Chronic fatigue syndrome patients may benefit from guided exercise: Study

By: Mohan Garikiparithi | Health News | Monday, June 26, 2017 - 05:30 AM

cfs and exerciseChronic fatigue syndrome (CFS) is a debilitating condition for patients as they constantly live with low energy. It can make daily life a struggle and the worst part is that there aren’t FDA-approved treatments for it, so patients are often left in the dark about what to do to improve their symptoms. Symptoms of CFS include extreme fatigue, muscle and joint pain, sore throat and tender lymph nodes, headaches, and difficulties with memory and sleep.

Guided exercise aids chronic fatigue syndrome sufferers

A new report suggests that patients may obtain some relief through expert-guided, self-help exercise programs.

For the study, 200 CFS patients performed workouts over the course of 12 weeks with either phone or online support from a physiotherapist. The patients’ physical activity slowly progressed over the 12 weeks as they established daily routines.

The researchers suggest that this form of guided exercise is useful for patients because it does not require them to leave their homes to visit a clinic.

The lead author of the study, Lucy Clark, explained, “We found that a self-help approach to a graded exercise program (GES), guided by a therapist, was safe and also helped to reduce fatigue for some people with chronic fatigue syndrome.”

Researchers are now trying to determine whether the benefits of the exercise lasted beyond the 12-week study period.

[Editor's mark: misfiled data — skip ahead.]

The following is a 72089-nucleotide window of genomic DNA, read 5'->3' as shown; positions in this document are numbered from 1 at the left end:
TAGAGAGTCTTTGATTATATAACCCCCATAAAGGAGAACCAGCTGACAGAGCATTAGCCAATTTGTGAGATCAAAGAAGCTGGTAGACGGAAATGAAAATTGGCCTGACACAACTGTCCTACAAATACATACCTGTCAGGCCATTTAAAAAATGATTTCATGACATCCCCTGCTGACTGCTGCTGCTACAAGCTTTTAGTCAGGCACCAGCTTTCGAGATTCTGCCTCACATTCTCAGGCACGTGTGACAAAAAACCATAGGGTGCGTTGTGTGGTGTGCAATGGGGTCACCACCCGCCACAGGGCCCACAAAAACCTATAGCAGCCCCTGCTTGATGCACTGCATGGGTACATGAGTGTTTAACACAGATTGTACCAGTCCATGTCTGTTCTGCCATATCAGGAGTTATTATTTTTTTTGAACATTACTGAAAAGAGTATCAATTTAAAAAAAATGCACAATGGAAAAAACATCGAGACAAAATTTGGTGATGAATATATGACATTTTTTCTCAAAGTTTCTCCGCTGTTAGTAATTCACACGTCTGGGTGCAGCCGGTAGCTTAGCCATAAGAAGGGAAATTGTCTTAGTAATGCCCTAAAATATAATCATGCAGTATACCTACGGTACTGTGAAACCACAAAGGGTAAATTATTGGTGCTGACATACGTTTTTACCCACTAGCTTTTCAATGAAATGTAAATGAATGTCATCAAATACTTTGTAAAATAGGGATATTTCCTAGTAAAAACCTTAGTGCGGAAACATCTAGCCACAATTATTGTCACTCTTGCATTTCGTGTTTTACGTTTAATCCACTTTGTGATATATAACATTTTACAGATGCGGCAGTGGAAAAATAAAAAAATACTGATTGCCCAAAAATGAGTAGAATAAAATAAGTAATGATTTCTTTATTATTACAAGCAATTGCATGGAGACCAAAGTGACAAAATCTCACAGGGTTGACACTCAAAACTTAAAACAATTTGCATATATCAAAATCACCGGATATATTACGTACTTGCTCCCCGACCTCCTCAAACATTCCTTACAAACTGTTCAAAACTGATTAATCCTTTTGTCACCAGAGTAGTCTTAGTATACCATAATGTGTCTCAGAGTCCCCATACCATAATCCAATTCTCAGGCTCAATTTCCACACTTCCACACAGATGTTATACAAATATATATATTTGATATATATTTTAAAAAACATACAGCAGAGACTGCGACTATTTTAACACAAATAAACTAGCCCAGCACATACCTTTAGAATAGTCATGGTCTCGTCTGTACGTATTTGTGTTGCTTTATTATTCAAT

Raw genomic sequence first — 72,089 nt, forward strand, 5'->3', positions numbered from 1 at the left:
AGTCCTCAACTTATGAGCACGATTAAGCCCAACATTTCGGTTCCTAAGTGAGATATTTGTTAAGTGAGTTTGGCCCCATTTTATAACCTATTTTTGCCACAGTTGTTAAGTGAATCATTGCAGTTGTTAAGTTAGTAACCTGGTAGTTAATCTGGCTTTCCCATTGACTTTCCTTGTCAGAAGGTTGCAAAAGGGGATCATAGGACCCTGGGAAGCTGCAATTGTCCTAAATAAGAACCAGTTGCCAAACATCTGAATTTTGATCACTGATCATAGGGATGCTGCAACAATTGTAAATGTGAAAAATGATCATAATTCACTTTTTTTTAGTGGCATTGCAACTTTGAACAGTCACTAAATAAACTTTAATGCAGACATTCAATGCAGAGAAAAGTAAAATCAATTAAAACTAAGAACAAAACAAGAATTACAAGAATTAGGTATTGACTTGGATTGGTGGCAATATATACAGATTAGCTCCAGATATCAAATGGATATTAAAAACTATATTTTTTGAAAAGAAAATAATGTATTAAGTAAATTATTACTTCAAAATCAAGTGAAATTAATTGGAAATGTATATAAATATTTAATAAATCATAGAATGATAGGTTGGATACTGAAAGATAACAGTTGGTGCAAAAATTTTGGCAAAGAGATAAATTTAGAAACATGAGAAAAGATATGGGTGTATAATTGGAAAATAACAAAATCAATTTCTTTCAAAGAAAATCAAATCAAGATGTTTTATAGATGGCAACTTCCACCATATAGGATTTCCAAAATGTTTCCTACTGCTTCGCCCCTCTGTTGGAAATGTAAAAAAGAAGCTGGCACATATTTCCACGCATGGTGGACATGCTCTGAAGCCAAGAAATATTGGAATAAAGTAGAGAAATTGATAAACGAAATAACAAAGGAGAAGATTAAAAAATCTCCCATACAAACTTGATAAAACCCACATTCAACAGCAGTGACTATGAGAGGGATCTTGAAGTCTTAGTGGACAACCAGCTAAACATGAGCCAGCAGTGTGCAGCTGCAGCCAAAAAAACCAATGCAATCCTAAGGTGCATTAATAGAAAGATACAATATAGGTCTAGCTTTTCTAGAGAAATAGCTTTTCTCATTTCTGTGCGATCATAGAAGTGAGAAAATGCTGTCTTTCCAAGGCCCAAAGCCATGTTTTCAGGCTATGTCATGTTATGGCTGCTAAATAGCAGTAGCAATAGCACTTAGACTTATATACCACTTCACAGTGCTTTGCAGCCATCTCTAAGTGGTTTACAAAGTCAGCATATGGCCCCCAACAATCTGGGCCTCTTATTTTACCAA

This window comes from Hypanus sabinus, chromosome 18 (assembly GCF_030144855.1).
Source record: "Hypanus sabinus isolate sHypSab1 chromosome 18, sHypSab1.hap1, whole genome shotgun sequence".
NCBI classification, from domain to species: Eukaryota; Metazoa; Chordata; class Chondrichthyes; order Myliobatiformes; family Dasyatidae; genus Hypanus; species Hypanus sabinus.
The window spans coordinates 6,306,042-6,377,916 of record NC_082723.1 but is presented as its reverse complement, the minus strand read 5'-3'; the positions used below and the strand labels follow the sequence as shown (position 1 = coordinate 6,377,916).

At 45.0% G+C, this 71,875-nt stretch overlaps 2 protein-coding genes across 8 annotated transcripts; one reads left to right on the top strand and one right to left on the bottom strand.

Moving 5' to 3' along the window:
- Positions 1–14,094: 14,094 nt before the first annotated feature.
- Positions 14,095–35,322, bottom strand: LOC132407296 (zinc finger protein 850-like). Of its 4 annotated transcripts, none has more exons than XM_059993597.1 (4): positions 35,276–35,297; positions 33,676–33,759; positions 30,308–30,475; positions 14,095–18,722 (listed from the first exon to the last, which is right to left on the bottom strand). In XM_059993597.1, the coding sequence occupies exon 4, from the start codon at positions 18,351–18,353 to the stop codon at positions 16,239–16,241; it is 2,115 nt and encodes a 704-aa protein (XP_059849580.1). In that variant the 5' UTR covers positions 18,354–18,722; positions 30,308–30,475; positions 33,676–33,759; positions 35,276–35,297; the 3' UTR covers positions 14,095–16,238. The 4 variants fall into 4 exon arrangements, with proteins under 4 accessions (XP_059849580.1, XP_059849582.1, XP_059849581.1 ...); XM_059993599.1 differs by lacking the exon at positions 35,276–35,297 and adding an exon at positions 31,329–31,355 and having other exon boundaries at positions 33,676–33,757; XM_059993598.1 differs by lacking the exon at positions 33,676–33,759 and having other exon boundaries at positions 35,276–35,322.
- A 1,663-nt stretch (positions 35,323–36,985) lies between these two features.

Clark added, “The aim is to progress carefully to improve, under the supervision of a CFS-experienced therapist, rather than pushing people too hard and towards a setback. Offering the therapy as a self-help approach, supervised by a physiotherapist, could increase access and avoid the fatiguing effects of travel for the intervention.”

In an accompanying journal editorial, Dr. Daniel Clauw, director of the Chronic Pain and Fatigue Research Center at the University of Michigan, praised the study by saying, “The finding that graded exercise therapy is effective even when exercise is not being witnessed and directly guided by a physiotherapist is a substantial advance, since many patients with chronic fatigue syndrome and other functional impairment have difficulty getting to physiotherapy or do not have access to appropriately trained physiotherapists.”

As mentioned, there aren’t any FDA-approved drug therapies currently available for treating chronic fatigue syndrome, but using natural remedies that can offer patients some relief is still a viable way to improve quality of life.

Related: Chronic fatigue syndrome diet: Foods to eat and avoid


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Sources:

http://www.thelancet.com/journals/lancet/article/PIIS0140-6736(16)32589-2/fulltext

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